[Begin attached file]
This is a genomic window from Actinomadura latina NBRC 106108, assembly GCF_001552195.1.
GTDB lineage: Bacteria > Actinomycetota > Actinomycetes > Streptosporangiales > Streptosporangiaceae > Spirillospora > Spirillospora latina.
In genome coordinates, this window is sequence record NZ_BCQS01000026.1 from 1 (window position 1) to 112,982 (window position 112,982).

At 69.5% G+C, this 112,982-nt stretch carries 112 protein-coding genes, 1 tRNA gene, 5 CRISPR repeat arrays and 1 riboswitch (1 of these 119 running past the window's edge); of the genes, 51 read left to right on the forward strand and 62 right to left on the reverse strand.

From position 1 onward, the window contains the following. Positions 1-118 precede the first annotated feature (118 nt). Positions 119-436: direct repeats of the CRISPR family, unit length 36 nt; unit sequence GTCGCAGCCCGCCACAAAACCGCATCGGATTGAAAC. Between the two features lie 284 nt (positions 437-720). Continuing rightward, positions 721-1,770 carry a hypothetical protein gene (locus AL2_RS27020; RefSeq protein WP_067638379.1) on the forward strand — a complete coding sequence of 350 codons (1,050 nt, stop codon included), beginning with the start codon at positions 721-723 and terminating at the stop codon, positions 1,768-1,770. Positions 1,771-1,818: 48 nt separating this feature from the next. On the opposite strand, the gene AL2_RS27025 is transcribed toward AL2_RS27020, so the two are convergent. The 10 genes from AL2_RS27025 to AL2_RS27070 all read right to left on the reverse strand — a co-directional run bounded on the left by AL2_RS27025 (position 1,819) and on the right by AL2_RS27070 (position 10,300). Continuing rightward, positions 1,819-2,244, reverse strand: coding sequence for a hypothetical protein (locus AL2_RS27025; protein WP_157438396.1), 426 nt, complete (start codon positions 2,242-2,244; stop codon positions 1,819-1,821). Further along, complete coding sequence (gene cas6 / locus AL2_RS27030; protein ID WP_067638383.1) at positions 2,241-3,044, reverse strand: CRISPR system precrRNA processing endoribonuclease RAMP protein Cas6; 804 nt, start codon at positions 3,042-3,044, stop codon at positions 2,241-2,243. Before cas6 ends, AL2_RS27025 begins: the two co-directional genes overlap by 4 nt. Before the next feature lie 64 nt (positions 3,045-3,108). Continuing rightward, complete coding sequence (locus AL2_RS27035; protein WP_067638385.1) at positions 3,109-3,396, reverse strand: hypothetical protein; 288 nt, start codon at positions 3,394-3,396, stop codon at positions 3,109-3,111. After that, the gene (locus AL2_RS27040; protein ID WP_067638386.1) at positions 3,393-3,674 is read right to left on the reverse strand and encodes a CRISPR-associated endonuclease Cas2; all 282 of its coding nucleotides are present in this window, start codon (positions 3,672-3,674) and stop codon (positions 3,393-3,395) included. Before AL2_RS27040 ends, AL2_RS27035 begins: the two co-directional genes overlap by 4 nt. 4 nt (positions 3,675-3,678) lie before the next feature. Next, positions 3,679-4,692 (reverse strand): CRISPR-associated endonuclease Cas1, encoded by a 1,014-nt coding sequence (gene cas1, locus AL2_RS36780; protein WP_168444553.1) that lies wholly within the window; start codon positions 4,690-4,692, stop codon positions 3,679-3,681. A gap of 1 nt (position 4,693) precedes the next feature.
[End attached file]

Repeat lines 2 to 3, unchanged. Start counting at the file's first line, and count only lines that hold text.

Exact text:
GTDB lineage: Bacteria > Actinomycetota > Actinomycetes > Streptosporangiales > Streptosporangiaceae > Spirillospora > Spirillospora latina.
In genome coordinates, this window is sequence record NZ_BCQS01000026.1 from 1 (window position 1) to 112,982 (window position 112,982).